Terminology can be challenging to the layperson when pursuing an understanding of Oriental medicine. When your practitioner starts talking about “disturbances in the shen that are clouding the orifices” or “jing vacuity,” eyes can start to cloud over and ears become unable to hear. Now that I think of it, what the Western doctor or dentist speaks of sometimes sounds a little alien as well. Around the time of the Cultural Revolution in China, a major effort was made in the translation of terms to make them more understandable to the West. This effort certainly made the terms sound more familiar to us. Unfortunately, any real accuracy was often sacrificed in the trans-cultural journey.
This column is about gan. The translation of this term is often rendered as Liver. We immediately think of digestion, bile fluids, and possible toxicity in the blood or, if we are a little more knowledgeable, cirrhosis of the liver, hepatitis, and liver panels in your latest blood test. Many of these concepts are included in the Oriental medical concept of gan.
Digestion certainly has a place in the system approach, as does the processing of toxic substances. In addition, Oriental medical thought often focuses more on relationships between things than the things themselves. In this case, the body’s informational or internal communication system is basic to function. Without a good set of internal communication parameters, any functional activity becomes somewhat meaningless. Function for its own sake without a sense of meaning can lead to systemic chaos. Allergies and autoimmune disorders are good examples of this. The greater system must know what function it is to accomplish. For the current consideration, let us assume that the underlying meaning is movement in general and distinguished with a capital L in the Liver.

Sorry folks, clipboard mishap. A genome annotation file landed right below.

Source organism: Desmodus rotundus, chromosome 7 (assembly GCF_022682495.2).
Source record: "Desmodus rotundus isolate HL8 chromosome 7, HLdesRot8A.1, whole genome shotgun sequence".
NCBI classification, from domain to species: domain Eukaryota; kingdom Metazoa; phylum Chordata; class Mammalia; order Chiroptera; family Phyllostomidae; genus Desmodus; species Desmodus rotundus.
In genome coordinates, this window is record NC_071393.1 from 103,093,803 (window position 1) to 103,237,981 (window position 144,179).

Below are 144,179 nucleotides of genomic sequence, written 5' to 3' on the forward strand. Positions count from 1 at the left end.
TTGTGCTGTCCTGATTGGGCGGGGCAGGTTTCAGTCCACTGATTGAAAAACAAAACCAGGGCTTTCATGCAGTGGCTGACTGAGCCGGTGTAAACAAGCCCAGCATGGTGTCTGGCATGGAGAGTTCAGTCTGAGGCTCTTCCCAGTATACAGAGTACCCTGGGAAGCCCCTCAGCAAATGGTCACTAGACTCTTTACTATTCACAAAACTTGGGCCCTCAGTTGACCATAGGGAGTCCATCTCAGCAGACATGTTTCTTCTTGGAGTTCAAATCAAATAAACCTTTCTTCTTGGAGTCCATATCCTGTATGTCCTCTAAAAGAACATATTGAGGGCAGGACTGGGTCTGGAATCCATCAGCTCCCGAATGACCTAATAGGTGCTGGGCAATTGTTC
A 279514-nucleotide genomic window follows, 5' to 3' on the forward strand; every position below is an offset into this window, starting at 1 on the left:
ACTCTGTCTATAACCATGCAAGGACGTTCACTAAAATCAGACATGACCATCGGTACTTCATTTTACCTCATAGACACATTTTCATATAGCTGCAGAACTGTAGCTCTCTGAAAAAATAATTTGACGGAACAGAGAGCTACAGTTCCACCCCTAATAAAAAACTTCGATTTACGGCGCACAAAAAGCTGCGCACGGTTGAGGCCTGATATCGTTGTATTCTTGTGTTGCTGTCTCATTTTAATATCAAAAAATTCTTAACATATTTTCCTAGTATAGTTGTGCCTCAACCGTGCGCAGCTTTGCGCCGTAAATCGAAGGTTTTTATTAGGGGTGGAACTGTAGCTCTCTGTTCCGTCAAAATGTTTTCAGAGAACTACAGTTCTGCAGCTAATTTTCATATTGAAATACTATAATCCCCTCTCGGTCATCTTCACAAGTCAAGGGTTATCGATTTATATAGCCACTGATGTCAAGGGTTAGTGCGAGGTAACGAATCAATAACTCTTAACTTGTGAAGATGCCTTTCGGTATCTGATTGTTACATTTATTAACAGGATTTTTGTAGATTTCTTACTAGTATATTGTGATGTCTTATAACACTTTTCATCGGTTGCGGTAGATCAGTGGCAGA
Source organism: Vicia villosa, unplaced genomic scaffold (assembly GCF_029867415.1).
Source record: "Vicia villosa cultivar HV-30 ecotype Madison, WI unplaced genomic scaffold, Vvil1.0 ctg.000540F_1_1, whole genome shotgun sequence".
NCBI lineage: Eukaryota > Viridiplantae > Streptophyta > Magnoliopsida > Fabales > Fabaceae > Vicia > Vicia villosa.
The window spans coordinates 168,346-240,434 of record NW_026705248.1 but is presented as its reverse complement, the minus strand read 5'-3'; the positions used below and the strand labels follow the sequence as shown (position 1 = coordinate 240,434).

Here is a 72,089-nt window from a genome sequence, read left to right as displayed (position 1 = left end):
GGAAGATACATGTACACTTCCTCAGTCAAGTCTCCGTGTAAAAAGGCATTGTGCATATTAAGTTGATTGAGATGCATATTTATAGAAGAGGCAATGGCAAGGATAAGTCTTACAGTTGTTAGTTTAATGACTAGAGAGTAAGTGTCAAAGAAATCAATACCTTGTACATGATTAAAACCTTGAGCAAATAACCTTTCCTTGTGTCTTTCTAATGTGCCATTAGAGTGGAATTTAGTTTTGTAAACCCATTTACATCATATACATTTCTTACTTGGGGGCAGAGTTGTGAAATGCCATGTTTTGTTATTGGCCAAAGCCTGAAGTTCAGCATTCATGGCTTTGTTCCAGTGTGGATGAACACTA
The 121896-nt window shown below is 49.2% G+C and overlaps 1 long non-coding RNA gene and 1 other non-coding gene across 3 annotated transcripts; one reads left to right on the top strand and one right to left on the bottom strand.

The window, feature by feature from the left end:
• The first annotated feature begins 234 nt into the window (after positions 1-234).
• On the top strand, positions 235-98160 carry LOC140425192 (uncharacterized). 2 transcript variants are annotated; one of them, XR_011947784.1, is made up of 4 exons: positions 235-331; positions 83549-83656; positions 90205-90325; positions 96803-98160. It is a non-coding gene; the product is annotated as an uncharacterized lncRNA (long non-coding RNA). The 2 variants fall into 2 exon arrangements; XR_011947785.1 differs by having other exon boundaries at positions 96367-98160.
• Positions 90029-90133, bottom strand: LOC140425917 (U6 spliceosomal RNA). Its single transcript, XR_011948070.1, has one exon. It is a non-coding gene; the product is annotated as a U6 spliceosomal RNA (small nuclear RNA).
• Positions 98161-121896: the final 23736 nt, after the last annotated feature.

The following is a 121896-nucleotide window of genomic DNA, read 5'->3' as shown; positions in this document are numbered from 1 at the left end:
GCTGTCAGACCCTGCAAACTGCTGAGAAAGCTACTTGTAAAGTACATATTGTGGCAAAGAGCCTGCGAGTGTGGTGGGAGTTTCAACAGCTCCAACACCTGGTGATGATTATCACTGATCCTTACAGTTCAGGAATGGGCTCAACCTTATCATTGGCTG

Gan/Liver is associated more with the inherent movement behind the physical processes over which Western medicine obsesses. The problems with Western liver disease are associated with movement ceasing. Cirrhosis is a hardening of liver tissue and a ceasing of its function. The essence of Chinese medical consideration is about movement in general and the irritation and inflammation that results when this smooth sprinkling of the Liver Chi is impeded.
If this movement root of the Liver is accepted, it widens the scope of the liver’s influence somewhat. Muscles and tendons have an obvious connection to movement and also to the Oriental medical function of gan. “Blood” has a strong movement component and is intimately associated with the gan. The Liver is considered one of the largest vessels of the Blood. Perhaps even more interesting is the traditional connection between Liver, movement, vision, and the eyes. This could refer to vision, both physically and otherwise. Softening the Liver makes it healthier and improves its function. This could follow as well for muscular functions and the state of the tendons and cartilage.
How about vision? Soften the gaze to see more? Does softening lie at the root of reducing stresses and violent emotional reactions to what we see and have seen? This holiday season, don’t be tempted to go for a phony short-term softening of stress with alcohol. This toxic substance, particularly in excess, must be processed by the liver and in the long-term causes hardening. OHCO’s formula, Eye Chi, focuses on reducing Liver irritation by softening and nourishing the Blood in the Liver. The principle of vision is addressed, and the results of nourishing the system can be very far-reaching.
This is a re-post from November 30, 2006 at 10:48 AM